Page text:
The 26-page article with 236 bibliographic references, authored by staff from the U.S. National Cancer Institute (NCI), provides a summary of key epidemiologic and experimental data on cancer risks associated with diagnostic imaging procedures. It also proposes a framework of strategies for reducing future cancer risks to patients who undergo imaging exams at high radiation doses (CA: Cancer J Clin, February 3, 2012).
Rising radiation exposure
When ordered and performed responsibly, imaging exams confer "immense benefit" to patients, the authors noted. That said, numerous studies have associated radiation dose exposure from imaging procedures with an elevated risk of developing cancer.
Since the early 1980s, the estimated per capita dose from medical radiation in the U.S. has increased approximately 600%, from about 0.53 mSv to about 3.0 mSv in 2006. CT scans have been the primary source for the increase, with an estimated 80 million CT scans performed in 2010, compared with 3.3 million over a three-year period from 1980 through 1982.
The best way to reduce unnecessary exposure is for clinicians to become more knowledgeable about the radiation used in imaging studies, according to senior investigator Dr. Martha Linet, chief of the radiation epidemiology branch of the NCI's Division of Cancer Epidemiology and Genetics.
Clinicians should order exams producing the least amount of ionizing radiation -- or no radiation -- to answer the clinical question at hand. Any radiology exam order should be always justified, and clinical staff should always verify that the exam being ordered isn't a duplicate study that was performed by the healthcare provider or at another healthcare facility.
The development of electronic lifetime records of imaging procedures will help make this possible, according to Linet and colleagues. It is "essential for radiology reports of all CT and other radiologic examinations to be incorporated into medical records immediately to reduce the frequency of repetition of the same or similar diagnostic radiologic procedures," they wrote.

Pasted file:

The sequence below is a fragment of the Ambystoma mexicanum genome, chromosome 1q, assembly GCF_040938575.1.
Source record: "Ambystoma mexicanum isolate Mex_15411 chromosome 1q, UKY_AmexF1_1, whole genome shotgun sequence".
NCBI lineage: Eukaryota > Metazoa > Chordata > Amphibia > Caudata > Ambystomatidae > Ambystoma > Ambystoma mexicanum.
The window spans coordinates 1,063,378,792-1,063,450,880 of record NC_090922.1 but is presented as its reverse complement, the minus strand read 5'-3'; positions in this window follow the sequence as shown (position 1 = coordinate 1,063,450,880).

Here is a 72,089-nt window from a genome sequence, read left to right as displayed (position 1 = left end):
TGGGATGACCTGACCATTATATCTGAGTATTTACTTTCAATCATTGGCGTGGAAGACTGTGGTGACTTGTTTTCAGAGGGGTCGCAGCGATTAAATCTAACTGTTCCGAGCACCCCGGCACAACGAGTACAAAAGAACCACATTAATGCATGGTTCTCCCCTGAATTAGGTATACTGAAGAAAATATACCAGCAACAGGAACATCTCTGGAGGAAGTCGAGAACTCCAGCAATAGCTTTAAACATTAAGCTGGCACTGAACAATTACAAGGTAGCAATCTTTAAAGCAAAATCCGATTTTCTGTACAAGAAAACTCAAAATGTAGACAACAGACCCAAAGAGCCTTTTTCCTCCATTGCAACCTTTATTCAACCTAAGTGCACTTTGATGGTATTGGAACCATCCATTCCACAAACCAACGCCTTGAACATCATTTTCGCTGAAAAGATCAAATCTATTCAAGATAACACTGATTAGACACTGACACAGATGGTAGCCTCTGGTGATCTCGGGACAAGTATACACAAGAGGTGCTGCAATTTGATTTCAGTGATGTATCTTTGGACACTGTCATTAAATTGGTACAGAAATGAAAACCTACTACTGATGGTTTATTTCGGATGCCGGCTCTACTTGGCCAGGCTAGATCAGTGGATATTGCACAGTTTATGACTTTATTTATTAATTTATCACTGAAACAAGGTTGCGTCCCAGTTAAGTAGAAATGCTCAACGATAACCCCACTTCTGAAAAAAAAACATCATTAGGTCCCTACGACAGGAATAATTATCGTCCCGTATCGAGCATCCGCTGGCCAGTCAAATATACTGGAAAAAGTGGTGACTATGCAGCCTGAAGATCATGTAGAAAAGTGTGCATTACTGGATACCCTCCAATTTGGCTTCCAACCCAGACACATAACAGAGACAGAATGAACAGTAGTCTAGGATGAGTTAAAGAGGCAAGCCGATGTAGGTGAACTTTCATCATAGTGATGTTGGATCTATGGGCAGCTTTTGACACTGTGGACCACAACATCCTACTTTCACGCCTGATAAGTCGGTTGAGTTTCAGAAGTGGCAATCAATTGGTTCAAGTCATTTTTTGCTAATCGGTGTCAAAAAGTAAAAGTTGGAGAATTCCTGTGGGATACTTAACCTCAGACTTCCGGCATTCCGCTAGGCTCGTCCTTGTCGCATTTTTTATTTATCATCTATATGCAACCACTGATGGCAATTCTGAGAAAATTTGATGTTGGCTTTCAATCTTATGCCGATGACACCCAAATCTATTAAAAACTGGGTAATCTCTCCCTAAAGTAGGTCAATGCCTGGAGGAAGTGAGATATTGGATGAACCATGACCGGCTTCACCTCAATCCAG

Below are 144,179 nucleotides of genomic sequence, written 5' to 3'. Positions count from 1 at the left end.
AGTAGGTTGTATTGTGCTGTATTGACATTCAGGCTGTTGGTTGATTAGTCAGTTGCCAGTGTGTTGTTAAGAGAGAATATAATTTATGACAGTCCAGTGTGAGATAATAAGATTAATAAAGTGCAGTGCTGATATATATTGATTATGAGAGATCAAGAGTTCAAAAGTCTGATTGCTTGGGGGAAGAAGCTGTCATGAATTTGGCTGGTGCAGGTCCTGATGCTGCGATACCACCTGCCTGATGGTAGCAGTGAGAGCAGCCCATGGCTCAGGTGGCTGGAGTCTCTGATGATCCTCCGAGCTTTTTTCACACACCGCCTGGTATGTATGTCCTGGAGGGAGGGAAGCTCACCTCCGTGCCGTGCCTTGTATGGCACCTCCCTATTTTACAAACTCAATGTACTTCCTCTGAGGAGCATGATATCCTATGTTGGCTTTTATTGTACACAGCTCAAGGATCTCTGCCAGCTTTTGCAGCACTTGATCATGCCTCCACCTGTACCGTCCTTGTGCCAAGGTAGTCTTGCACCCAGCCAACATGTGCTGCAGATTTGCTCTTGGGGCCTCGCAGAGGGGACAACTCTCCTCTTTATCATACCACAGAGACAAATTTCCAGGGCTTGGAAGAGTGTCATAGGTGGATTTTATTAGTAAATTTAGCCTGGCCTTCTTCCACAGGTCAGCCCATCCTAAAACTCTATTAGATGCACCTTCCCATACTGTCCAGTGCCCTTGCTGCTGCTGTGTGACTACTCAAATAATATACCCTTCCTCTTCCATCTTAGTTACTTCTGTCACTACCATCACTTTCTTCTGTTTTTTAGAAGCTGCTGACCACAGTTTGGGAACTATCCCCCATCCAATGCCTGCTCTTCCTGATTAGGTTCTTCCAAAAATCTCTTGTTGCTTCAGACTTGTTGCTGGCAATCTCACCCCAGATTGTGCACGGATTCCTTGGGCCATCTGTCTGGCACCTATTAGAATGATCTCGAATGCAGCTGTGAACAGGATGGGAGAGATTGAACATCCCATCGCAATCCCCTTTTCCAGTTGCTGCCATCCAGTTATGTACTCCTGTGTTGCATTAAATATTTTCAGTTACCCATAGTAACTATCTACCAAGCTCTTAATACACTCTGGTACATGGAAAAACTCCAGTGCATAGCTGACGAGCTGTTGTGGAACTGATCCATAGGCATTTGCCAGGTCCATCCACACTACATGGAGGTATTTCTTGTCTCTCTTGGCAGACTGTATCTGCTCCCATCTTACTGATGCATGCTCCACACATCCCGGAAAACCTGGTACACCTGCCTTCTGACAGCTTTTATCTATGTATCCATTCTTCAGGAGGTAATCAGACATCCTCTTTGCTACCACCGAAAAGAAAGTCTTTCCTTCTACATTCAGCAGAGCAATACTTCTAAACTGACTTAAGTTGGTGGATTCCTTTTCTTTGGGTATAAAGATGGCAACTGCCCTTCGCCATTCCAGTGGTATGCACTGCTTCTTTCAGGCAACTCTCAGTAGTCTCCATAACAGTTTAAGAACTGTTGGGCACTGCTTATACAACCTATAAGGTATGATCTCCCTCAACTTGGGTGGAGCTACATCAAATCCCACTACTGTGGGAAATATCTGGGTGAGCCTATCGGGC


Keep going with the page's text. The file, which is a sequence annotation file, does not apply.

The authors also recommended use of evidence-based appropriateness criteria for decisions about imaging procedures, noting that this was not widespread enough among referring physicians. They recommended the American College of Radiology (ACR) Appropriateness Criteria, as well as the Image Gently recommendations for pediatric patients developed by the Alliance for Radiation Safety in Pediatric Imaging.
The use of clinical decision-support software integrated with a computerized physician order-entry (CPOE) system for radiology exams has been proved effective in decreasing the rate of imaging utilization, they wrote.
"Computerized physician order-entry systems have been shown to be of value for improving justification of exams by showing the clinician what examinations have already been obtained, thus preventing unnecessary duplicate examinations, and by providing information to the clinician on the most appropriate examination," Linet told AuntMinnie.com in an email. "The appropriateness of a given radiologic examination is best determined by the requesting clinician, who is much more familiar with the patient than the radiologist, and better able to determine if the examination is justified."
But radiologists should play a role in educating physicians who order exams. One of the most important roles of the radiologist is to provide advice to the referring physician about the appropriate test for the patient, the authors stated. This is especially true with respect to emergency physicians, who need to be very knowledgeable about the relative radiation doses of the various imaging procedures they order, Linet emphasized to AuntMinnie.com.
Reducing radiation exposure from diagnostic imaging exams is a shared responsibility of both the ordering physician and the radiologist. In addition to sharing their knowledge and making recommendations, radiologists are also obligated to use protocols with the lowest radiation dose possible to produce diagnostic-quality images, and to use imaging equipment that optimizes low-dose procedures, the design of which is an obligation of modality vendors. The authors recommended rigorous oversight of the accuracy of settings, safeguards, calibration, and maintenance by manufacturers, users, and governmental agencies.
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